The shortest sealing times for medium to large vessels were achieved with the LigaSure V using the Force Triad Generator. The Gyrus systems were the fastest devices when vessels were 2 to 3 mm in diameter.
There were no seal failures with the Ligamax, EnSeal, or LigaSure products.
Second study involved repeated applications
Lamberton and colleagues tested 5-mm laparoscopic devices under controlled temperature and humidity using a laparoscopic simulator, focusing on the following systems:
* LigaSure V
* Gyrus PK
* Harmonic Scalpel
* EnSeal Tissue Sealing and Hemostasis System.
The authors used 5-mm bovine arteries to assess sealing time, burst pressure, lateral thermal spread, and smoke production, as well as both subjective and objective effects on visibility.
Each device was used 10 times to determine burst pressure, lateral thermal spread, visibility, and smoke production. The devices were applied 20 times to measure time to seal, based on the devices' preprogrammed endpoints.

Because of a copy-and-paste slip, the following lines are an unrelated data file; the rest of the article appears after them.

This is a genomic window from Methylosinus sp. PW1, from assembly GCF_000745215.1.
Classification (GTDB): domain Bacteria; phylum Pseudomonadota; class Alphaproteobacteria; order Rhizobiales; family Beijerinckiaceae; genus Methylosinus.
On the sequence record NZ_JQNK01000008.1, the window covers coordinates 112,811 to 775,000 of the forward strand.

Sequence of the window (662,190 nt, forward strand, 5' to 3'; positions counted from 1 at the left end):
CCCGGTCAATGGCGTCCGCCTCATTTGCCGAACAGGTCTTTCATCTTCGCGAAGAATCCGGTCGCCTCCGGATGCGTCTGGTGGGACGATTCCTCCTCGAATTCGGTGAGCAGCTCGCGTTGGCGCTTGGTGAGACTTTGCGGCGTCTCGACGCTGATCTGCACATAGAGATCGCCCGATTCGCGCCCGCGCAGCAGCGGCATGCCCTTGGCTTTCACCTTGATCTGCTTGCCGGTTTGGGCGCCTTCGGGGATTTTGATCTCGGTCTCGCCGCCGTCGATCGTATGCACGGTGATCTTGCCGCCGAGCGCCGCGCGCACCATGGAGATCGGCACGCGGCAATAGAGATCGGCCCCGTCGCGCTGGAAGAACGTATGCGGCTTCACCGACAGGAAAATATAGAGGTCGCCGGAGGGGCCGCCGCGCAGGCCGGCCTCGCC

The Harmonic Scalpel produced the lowest thermal spread and least smoke, but also had the lowest mean burst pressure.
The Gyrus PK generated the most smoke and had variable burst pressure. Although it had the fastest sealing times, in three of 10 trials there was a completely open arterial lumen following transection. In addition, 50% of applications involved burst pressures below 50 mm Hg.
Maximum temperatures 2 mm from the device were 49.9[degrees]C for the Harmonic Scalpel, 55.5[degrees]C for LigaSure, 58.9[degrees]C for EnSeal, and 64.5[degrees]C for Gyrus PK.
[FIGURE 1 OMITTED]
LigaSure was the highest-rated device overall, with the highest burst pressure and fastest sealing time.
EnSeal was the slowest and had variable burst pressures.
Clinical implications of the trials
These studies--neither of which was industry-sponsored-suggest that larger vessels cannot be controlled consistently and effectively using the Harmonic Scalpel or Gyrus systems. The Harmonic Scalpel is most user-dependent.